David Hembrow suggests that I seem to have set up a straw man who doesn't quite represent his views. What David actually wrote was as follows: "The worst thing for campaigners to do is to hamper their own efforts by not setting a high enough standard for themselves and for the community that they live in. If you were planning a mission to the moon, would you go to NASA for advice, or would you prefer to take notice of what the Ugandan space programme had achieved on the grounds that it looks more affordable than NASA ?"

David Arditti has recently written: "Andrew Gilligan, the Mayor's Cycling Commissioner, was keen to [emphasise] at the launch of the strategy [...] that the case for an east-west cycle link (the "Crossrail for the Bike") was economic: it could take the equivalent of three extra trains per hour on the Central Line, at vastly less cost than any kind of tube upgrade. That's the point of view that it's always been my impression the Dutch principally had in developing their cycle networks; it wasn't about "being green", or doing anything for pollution or health, it was just sensible and economic: a very effective way of increasing mobility while reducing congestion and using available city space better, at low cost. It seems TfL have 'got it' at last. Hooray."

In any case, if you are going to spend a lot of money, nobody is suggesting that you shouldn't do it properly, or that you shouldn't be inspired by the best. We're talking about where to begin.

This is from Cycling: the way ahead for towns and cities:

"The network can be introduced on the basis of an overall plan (preliminary plan). Ideally, such a plan ought to be based specifically on cycle routes that have been studied; it could also be based on the existing hierarchy of roadways and corrections introduced. If it is not possible to systematically remodel the entire network to better meet the needs of cyclists, specific action can be taken on each occasion that works need to be done. Most of the time, the additional expenditure needed to meet the requirements of cyclists is comparatively minimal."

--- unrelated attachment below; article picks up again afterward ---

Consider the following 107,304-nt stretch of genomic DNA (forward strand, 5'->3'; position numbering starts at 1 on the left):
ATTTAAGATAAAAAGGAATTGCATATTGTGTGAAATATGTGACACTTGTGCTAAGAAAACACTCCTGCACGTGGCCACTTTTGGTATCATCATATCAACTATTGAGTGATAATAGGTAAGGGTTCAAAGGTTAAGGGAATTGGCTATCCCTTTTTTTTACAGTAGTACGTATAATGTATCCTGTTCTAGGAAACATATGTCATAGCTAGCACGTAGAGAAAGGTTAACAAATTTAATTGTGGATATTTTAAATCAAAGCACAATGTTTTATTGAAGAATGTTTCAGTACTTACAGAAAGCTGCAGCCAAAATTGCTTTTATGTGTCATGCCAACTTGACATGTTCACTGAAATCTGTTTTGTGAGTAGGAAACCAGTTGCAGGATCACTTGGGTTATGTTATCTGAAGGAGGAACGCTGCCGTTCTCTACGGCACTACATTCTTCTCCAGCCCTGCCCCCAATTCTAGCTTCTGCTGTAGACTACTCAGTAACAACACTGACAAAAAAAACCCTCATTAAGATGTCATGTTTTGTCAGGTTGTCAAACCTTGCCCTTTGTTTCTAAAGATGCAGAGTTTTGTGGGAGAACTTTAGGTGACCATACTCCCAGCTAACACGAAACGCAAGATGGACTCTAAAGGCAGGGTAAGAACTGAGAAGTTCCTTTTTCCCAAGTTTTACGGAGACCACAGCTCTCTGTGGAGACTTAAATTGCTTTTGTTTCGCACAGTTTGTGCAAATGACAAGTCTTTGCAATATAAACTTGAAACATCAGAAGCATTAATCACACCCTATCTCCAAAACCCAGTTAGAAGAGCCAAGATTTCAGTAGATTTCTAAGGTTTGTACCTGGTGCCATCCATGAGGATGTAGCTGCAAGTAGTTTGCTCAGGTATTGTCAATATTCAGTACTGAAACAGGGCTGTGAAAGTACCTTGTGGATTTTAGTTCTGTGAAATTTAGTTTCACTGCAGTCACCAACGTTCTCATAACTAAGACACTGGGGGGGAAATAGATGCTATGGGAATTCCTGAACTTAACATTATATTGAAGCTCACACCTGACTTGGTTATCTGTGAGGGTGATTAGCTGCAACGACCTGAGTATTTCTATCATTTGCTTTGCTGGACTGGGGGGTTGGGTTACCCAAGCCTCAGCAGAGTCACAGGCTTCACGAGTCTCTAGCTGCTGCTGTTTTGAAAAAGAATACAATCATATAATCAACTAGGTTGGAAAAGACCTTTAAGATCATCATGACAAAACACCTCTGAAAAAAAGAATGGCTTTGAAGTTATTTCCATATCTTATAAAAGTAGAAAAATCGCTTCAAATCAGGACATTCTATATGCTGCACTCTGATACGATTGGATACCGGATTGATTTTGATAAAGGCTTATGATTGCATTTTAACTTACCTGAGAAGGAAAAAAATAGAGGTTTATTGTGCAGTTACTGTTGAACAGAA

The idea with "introducing" a network on the basis of a preliminary plan is not simply just to save money, but more importantly, to save time. Which leads us onto David Hembrow's next point, in which he says that I have “mis-represented the lesson which the Dutch learnt from Stop de Kindermoord. They didn't have a period of slow progress but learnt very quickly and acted very quickly. That is how they turned around their infrastructure in such a short period of time. Much was achieved in just eight years, rather fewer than the currently popularly quoted "forty years". Policy changed very quickly and funds were made available very quickly. The best possible changes that they knew how to make were made as quickly as it was possible to make them. Different things were tried in different places and what was proven to be successful was copied elsewhere. These initial attempts were in some ways flawed but these flaws were themselves corrected over time.”